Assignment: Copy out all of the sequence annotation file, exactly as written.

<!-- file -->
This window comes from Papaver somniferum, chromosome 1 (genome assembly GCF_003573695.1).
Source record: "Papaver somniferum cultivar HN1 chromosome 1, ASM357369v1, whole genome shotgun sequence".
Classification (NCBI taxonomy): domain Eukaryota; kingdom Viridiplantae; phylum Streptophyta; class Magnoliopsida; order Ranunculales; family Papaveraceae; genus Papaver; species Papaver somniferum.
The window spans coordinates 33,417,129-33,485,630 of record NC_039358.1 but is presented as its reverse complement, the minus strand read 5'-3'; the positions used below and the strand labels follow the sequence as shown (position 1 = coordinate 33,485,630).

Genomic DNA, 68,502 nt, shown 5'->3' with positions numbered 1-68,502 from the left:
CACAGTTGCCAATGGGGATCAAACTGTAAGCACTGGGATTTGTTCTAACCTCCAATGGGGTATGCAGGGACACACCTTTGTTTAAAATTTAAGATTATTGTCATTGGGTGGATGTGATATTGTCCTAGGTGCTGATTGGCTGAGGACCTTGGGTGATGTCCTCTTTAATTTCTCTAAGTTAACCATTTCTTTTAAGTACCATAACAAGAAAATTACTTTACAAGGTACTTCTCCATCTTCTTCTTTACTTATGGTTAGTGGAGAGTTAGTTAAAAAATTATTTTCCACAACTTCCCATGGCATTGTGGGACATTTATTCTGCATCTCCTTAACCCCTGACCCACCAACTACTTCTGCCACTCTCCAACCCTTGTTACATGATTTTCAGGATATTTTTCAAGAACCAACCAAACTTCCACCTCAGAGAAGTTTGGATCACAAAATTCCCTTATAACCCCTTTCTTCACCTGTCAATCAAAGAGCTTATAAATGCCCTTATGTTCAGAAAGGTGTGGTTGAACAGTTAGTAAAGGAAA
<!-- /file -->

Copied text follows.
This window comes from Papaver somniferum, chromosome 1 (genome assembly GCF_003573695.1).
Source record: "Papaver somniferum cultivar HN1 chromosome 1, ASM357369v1, whole genome shotgun sequence".
Classification (NCBI taxonomy): domain Eukaryota; kingdom Viridiplantae; phylum Streptophyta; class Magnoliopsida; order Ranunculales; family Papaveraceae; genus Papaver; species Papaver somniferum.
The window spans coordinates 33,417,129-33,485,630 of record NC_039358.1 but is presented as its reverse complement, the minus strand read 5'-3'; the positions used below and the strand labels follow the sequence as shown (position 1 = coordinate 33,485,630).

Genomic DNA, 68,502 nt, shown 5'->3' with positions numbered 1-68,502 from the left:
CACAGTTGCCAATGGGGATCAAACTGTAAGCACTGGGATTTGTTCTAACCTCCAATGGGGTATGCAGGGACACACCTTTGTTTAAAATTTAAGATTATTGTCATTGGGTGGATGTGATATTGTCCTAGGTGCTGATTGGCTGAGGACCTTGGGTGATGTCCTCTTTAATTTCTCTAAGTTAACCATTTCTTTTAAGTACCATAACAAGAAAATTACTTTACAAGGTACTTCTCCATCTTCTTCTTTACTTATGGTTAGTGGAGAGTTAGTTAAAAAATTATTTTCCACAACTTCCCATGGCATTGTGGGACATTTATTCTGCATCTCCTTAACCCCTGACCCACCAACTACTTCTGCCACTCTCCAACCCTTGTTACATGATTTTCAGGATATTTTTCAAGAACCAACCAAACTTCCACCTCAGAGAAGTTTGGATCACAAAATTCCCTTATAACCCCTTTCTTCACCTGTCAATCAAAGAGCTTATAAATGCCCTTATGTTCAGAAAGGTGTGGTTGAACAGTTAGTAAAGGAAA